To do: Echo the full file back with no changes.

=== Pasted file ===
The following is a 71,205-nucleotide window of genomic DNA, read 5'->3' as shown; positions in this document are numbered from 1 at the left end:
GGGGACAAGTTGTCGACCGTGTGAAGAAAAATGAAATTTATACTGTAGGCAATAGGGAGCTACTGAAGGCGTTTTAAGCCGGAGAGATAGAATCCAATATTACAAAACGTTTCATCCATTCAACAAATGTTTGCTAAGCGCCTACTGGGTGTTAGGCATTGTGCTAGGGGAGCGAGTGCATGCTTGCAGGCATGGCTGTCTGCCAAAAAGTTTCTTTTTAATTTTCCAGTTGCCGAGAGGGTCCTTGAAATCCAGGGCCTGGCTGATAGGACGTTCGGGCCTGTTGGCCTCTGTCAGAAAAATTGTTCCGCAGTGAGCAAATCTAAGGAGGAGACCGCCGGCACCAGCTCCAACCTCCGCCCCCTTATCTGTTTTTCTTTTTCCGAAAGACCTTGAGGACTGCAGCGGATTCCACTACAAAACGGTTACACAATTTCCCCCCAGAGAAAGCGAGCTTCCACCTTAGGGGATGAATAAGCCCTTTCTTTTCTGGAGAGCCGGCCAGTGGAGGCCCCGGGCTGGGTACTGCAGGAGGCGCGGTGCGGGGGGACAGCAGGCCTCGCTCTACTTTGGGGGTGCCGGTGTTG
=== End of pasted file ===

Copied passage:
The following is a 71,205-nucleotide window of genomic DNA, read 5'->3' as shown; positions in this document are numbered from 1 at the left end:
GGGGACAAGTTGTCGACCGTGTGAAGAAAAATGAAATTTATACTGTAGGCAATAGGGAGCTACTGAAGGCGTTTTAAGCCGGAGAGATAGAATCCAATATTACAAAACGTTTCATCCATTCAACAAATGTTTGCTAAGCGCCTACTGGGTGTTAGGCATTGTGCTAGGGGAGCGAGTGCATGCTTGCAGGCATGGCTGTCTGCCAAAAAGTTTCTTTTTAATTTTCCAGTTGCCGAGAGGGTCCTTGAAATCCAGGGCCTGGCTGATAGGACGTTCGGGCCTGTTGGCCTCTGTCAGAAAAATTGTTCCGCAGTGAGCAAATCTAAGGAGGAGACCGCCGGCACCAGCTCCAACCTCCGCCCCCTTATCTGTTTTTCTTTTTCCGAAAGACCTTGAGGACTGCAGCGGATTCCACTACAAAACGGTTACACAATTTCCCCCCAGAGAAAGCGAGCTTCCACCTTAGGGGATGAATAAGCCCTTTCTTTTCTGGAGAGCCGGCCAGTGGAGGCCCCGGGCTGGGTACTGCAGGAGGCGCGGTGCGGGGGGACAGCAGGCCTCGCTCTACTTTGGGGGTGCCGGTGTTG